‘Concussion’ gets inside your head

What It’s About

One committed doctor helped force the NFL to realize the gravity of brain trauma in players. “Concussion” tells the hard-hitting story others wanted to ignore.

Using the GQ article “Game Brain” as source material, writer-director Peter Landesman (“Parkland”) formats this as a social injustice underdog battle, in the same vein as “Erin Brockovich” and “Silkwood.” He names names and points fingers, fully realizing the grip football has on our American sports culture.

The crusading docudrama unfolds in a typical procedural fashion, with strong performances from a sprawling cast.

In a bravura turn among his career best, Will Smith is Nigerian-born Dr. Bennet Omalu, a pathologist working in the Pittsburgh morgue in 2002. He is assigned an autopsy of “Iron Mike”Webster, a Hall of Fame Steeler, dead at 50.

Through his investigation, after being alarmed at Webster’s brain condition, he describes his finding as “chronic traumatic encephalopathy.”

Previously, the common diagnosis was early onset Alzheimer’s or dementia. Patterns of drugs, depression and suicide among fallen heroes emerge.

Like a dog with a bone, Omalu is committed to exposing more cases of CTE among our golden warriors. He is met with resistance, naturally, but those in his corner are his blustery boss Dr. Cyril Wecht (Albert Brooks) and remorseful former NFL team doctor Dr. Julian Bailes (Alec Baldwin).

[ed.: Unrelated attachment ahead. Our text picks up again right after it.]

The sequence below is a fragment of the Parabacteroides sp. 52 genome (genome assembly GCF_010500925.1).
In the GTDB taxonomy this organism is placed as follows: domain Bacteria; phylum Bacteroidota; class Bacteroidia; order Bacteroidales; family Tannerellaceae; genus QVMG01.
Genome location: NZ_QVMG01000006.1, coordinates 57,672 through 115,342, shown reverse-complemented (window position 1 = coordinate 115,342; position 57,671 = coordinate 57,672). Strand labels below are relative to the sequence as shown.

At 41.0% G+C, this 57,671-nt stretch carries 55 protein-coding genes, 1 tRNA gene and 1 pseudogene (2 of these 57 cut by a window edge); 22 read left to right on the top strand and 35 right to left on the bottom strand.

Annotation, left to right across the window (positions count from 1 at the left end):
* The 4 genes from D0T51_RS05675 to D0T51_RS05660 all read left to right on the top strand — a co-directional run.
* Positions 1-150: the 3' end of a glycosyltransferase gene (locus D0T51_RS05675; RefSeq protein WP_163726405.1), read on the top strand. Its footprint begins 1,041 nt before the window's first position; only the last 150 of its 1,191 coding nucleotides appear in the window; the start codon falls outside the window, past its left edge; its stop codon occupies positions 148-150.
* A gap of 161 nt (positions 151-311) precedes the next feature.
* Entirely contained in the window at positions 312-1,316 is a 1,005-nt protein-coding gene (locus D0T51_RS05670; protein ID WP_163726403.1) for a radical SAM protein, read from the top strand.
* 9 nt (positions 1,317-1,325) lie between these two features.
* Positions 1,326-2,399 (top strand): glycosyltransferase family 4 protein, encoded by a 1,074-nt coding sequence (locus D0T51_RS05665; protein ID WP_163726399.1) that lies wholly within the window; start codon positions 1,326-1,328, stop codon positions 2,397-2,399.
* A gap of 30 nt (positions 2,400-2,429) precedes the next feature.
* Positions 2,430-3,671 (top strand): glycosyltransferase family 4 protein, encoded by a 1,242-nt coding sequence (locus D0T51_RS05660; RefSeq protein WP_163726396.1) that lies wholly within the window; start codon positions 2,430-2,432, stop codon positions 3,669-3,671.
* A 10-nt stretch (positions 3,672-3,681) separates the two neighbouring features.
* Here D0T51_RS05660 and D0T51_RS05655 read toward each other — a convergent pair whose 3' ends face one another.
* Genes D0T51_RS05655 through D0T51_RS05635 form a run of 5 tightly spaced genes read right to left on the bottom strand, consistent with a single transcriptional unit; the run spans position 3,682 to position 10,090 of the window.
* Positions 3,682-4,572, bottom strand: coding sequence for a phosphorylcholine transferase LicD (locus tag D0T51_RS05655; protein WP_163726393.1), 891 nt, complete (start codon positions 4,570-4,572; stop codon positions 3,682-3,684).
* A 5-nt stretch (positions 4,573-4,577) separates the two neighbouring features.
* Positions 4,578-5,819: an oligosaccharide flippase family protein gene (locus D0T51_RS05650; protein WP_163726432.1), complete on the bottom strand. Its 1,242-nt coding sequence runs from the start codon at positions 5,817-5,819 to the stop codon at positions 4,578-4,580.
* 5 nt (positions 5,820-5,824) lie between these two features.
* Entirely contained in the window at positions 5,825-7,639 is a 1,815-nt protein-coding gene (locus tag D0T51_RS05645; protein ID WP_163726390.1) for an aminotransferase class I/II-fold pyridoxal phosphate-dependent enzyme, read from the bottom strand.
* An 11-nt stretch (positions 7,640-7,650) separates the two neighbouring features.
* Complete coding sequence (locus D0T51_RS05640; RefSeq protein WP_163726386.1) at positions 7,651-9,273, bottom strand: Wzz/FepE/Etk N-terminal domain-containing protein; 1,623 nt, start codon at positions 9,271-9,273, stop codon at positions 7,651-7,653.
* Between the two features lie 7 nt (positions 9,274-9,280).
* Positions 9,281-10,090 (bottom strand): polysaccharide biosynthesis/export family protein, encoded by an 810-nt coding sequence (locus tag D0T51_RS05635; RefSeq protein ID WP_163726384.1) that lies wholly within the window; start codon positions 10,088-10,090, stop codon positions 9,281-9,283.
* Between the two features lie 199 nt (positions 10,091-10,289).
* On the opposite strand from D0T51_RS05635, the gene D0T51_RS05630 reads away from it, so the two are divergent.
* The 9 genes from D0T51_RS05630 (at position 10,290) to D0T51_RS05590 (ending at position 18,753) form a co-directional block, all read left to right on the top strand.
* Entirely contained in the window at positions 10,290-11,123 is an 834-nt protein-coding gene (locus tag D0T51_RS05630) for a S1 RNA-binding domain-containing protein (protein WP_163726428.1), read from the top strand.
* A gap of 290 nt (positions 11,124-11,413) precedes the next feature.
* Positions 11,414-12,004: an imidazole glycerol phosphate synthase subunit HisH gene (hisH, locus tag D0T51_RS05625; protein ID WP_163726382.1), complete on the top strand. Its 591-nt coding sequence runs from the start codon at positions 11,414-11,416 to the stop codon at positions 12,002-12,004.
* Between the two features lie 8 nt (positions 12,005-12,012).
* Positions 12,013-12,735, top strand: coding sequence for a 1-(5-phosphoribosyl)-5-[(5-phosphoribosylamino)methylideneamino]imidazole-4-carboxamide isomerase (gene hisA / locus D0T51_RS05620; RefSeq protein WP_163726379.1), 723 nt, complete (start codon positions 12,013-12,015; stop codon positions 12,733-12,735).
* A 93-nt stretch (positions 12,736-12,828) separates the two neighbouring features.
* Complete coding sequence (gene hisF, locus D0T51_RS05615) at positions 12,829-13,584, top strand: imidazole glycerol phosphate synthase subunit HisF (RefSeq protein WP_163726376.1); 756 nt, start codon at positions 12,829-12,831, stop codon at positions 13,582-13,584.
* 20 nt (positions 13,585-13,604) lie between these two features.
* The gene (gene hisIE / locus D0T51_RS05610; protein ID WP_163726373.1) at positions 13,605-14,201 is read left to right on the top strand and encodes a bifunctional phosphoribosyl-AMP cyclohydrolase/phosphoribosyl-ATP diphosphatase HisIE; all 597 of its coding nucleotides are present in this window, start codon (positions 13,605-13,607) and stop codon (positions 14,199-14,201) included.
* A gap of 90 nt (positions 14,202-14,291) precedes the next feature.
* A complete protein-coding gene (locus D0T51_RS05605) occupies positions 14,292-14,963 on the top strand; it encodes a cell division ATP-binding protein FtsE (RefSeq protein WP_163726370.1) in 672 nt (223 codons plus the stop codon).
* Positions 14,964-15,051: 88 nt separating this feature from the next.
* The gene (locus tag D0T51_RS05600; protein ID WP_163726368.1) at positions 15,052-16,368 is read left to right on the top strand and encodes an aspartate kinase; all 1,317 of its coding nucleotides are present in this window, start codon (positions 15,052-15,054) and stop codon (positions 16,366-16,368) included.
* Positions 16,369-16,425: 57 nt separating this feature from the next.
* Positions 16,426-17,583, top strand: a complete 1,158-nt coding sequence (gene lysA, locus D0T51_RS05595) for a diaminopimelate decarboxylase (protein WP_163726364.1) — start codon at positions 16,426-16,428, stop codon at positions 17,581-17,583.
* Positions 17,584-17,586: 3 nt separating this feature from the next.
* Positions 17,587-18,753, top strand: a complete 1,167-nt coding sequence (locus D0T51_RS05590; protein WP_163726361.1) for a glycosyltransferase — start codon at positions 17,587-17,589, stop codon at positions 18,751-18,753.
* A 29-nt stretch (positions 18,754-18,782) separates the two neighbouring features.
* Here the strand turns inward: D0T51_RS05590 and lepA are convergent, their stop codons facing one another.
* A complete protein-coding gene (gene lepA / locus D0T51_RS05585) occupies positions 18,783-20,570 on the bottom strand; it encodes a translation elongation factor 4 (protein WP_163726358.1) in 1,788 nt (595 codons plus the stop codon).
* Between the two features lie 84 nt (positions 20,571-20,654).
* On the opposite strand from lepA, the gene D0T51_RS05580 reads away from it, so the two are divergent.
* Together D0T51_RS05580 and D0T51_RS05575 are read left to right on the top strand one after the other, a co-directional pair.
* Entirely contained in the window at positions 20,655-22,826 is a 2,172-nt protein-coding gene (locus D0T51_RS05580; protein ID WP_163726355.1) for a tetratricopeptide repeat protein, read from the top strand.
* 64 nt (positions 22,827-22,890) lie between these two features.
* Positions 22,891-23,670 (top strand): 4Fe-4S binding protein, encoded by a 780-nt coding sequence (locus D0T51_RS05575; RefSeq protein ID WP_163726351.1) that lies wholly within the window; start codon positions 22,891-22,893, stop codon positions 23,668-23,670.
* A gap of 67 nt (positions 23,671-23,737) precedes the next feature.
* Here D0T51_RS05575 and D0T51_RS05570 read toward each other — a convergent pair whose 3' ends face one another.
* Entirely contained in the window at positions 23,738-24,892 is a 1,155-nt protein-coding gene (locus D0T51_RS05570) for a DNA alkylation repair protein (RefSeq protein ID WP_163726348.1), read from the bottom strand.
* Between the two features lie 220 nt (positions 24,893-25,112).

Targeted as the villain, the NFL tries to block the “outsider” doctor at various turns. The facts can’t be denied, and ultimately, the little guy’s right wins over the big monolith’s might.

“Concussion Protocol” and dialogue on the extreme hits pro athletes receive is now part of the national conversation.

And it all started in with a tragic death of a sports legend in Pittsburgh.


Smith not only gets the accent right, but the mannerisms of a thoughtful, intelligent man with a few personality quirks. Dr. Omalu is an immigrant whose unwavering belief in the goodness of America and that he must always do the right thing drives him.

In an integral performance, David Morse (“The Green Mile”) is hearbreaking as “Iron Mike” Webster, whose descent into madness was the tipping point. Living in his pickup truck, drug addicted and in serious decline, Morse is haunting as a man in crisis.

Another noteworthy role is Adewale Akinnuoye-Agbaje a Dave Duerson, a Chicago Bear star who kills himself at age 50 and leaves a note for his brain to be donated for research.

Both Brooks and Baldwin are aces in solid supporting roles. Mbatha-Raw plays Omalu’s supportive wife Prema.

What Works

When it focuses on the crucial findings, the movie is gripping.

What Doesn’t Work

When it expands the story beyond the topic at hand — corny attempts at domestic life insight, for instance — it’s not as successful.

“Concussion” pretty much screams its point in capital letters. But the urgency the filmmakers feel is warranted. The NFL failed a lot of its players, and the epilogue sums up how the league has addressed the accusations.


  • Director: Peter Landesman
  • Cast: Will Smith, Gugu Mbatha-Raw, Albert Brooks, Alec Baldwin, David Morse, Luke Wilson, Eddie Marsan, Mike O'Malley, and Stephen Moyer.
  • Rated PG-13 (thematic material including some disturbing images and language)
  • 123 minutes